The old-timers always said to get your potatoes in the ground by Washington’s Birthday. Well, now that Washington and Lincoln’s birthdays have been combined, I guess we’ll have to say to get them in by “President’s Day”!
Plan ahead by getting your seed potatoes about 5-7 days before planting. You will want to cut them into pieces with each containing an “eye”, and put them in a paper bag with some dusting sulfur to help prevent disease problems. Shake the pieces around in the bag until they are coated with sulfur, then lay them out on some newspaper to “cure” at about 65 degrees. At planting time, the seed pieces will be slightly shriveled, have a well-healed cut surface and a slightly enlarged eye.
Potatoes need adequate fertilization early in the growth period. Side dressing and/or incorporating MicroLife 6-2-4 organic fertilizer or Fox Farm Marine Cuisine fertilizer at the time of planting will give the nutrients necessary for early growth. A second application should be made when the plants are 6”-8” tall.
When it is time to plant, the soil should be slightly moist. Plant on raised beds if your soil is heavy, or level ground if it is not. Rows should be about 30” apart. Smooth and level the planting area, then make planting furrows with your hoe about 3”-4” deep. Firm the pieces into the furrow about 12” apart, cover with soil and firm the soil over the seed pieces to ensure good soil to seed contact.
Within 3-4 weeks, the potato plants will emerge from the soil. When they are about 6” tall, the plants must be “dirted”. Using a shovel or a hoe, mound up 3”-4” of soil on the base of the plant. As the plant grows, you will be “dirting” it again, until the seed piece is about 8” below the surface of the soil. As the top of the potato plant grows, the underground portion of the plant is sending out underground stems, called stolons. It is on these stolons that the potato tubers will form. Maximum stolon initiation and tuber formation occurs at about 6”-8”, and is always above the depth at which seed potato was planted.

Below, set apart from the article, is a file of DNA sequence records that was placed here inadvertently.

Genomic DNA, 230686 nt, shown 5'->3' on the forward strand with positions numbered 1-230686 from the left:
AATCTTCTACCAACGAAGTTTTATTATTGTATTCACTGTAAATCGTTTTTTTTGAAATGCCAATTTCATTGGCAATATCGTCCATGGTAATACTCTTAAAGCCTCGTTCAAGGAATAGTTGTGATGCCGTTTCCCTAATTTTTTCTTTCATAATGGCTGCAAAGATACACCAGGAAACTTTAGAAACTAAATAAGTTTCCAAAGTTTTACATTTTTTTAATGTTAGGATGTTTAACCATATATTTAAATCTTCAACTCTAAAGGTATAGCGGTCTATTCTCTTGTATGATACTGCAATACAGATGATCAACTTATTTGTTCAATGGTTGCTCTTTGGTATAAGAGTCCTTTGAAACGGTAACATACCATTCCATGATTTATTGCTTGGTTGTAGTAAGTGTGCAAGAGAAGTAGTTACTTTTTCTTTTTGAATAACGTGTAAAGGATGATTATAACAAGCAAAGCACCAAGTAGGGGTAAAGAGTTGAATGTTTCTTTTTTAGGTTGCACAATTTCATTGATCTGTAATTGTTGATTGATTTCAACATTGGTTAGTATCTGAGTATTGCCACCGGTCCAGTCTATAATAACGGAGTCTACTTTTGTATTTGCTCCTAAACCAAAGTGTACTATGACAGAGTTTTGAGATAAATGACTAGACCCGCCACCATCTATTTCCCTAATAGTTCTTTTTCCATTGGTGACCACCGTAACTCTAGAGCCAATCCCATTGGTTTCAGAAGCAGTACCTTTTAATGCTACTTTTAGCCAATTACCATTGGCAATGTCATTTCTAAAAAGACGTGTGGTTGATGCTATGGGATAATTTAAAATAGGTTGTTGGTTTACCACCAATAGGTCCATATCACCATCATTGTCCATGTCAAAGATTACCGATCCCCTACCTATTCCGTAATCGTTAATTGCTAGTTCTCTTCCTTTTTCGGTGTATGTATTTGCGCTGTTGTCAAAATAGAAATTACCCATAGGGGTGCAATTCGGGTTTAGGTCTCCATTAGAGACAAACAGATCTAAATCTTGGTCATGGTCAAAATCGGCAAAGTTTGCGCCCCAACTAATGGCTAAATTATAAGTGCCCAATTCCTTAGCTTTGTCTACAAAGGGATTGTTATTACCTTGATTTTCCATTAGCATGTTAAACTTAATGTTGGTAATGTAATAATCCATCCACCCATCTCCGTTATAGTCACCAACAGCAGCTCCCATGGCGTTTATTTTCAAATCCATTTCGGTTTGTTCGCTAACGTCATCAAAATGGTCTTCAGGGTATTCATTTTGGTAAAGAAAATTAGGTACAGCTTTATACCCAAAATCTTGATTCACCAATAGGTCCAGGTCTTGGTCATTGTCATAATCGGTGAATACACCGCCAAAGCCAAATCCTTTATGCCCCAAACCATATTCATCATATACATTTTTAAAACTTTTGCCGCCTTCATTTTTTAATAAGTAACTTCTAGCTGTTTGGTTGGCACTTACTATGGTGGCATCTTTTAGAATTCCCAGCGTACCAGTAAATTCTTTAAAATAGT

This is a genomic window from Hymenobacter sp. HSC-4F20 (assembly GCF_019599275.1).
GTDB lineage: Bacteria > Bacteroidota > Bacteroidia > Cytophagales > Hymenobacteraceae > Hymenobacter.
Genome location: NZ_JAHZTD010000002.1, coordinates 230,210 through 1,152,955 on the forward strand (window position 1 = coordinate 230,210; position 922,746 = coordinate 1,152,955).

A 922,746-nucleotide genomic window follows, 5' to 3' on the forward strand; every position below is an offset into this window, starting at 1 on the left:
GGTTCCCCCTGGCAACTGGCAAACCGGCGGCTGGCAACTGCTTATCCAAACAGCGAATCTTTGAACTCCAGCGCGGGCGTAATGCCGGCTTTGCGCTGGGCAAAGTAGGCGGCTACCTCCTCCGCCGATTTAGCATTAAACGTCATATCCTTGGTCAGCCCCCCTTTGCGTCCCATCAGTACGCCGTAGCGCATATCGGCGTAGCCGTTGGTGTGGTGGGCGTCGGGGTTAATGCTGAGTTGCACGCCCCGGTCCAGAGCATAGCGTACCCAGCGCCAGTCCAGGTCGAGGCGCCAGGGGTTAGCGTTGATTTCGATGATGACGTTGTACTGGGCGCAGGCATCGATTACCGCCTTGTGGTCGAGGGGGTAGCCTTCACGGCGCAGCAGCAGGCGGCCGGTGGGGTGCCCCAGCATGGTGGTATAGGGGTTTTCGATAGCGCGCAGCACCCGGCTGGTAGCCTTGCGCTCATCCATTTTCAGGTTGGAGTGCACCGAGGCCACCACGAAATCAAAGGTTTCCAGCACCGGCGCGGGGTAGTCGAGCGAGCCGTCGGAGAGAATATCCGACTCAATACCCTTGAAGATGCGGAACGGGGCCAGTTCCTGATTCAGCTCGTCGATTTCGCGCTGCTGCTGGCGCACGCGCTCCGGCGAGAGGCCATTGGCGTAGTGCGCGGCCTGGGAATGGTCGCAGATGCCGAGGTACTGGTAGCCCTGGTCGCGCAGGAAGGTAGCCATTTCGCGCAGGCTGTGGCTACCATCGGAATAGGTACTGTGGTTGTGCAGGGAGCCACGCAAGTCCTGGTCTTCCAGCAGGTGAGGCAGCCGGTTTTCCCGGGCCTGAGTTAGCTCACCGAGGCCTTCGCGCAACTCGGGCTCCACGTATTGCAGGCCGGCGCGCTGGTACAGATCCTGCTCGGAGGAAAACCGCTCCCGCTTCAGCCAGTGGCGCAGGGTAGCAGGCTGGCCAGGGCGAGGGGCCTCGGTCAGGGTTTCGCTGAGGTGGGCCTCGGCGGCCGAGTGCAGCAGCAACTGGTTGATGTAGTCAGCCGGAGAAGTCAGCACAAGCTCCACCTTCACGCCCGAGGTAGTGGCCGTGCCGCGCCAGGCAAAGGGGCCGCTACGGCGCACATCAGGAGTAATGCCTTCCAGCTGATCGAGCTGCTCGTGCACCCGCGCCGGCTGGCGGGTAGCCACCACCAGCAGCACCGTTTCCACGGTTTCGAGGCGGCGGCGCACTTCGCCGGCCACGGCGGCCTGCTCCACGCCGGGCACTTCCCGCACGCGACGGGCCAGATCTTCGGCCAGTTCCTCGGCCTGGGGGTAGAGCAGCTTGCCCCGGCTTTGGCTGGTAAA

Adequate soil moisture is important for potato production. Dry soil will cause the potatoes to become knobby and misshapen. Watering to a depth of 6”-8”, and mulching to a depth of 2”-3” will help your potatoes grow vigorously and produce high yields.
Harvesting takes place when the tops begin to yellow and die, usually around the beginning of June in Central Texas. Cut the plants off at ground level and leave the potatoes in the ground to “cure” for 3-5 days. This will help the skin to set and toughen, increasing storage time.
Potatoes should be dug when the soil is moist. If the soil is too wet, the dirt will cling to the potato, if the soil is too dry, the clods could bruise it. To harvest, use a spading fork, digging in about 12” from the plant and lifting up, gently pulling the plant from the ground. There will be potatoes clinging to the plant and some remaining in the soil. Dig around a bit to find the stragglers. Most will be within 10”-12” of the main stem of the plant. Allow the potatoes to dry completely, then store in a cool, dry place with good air circulation.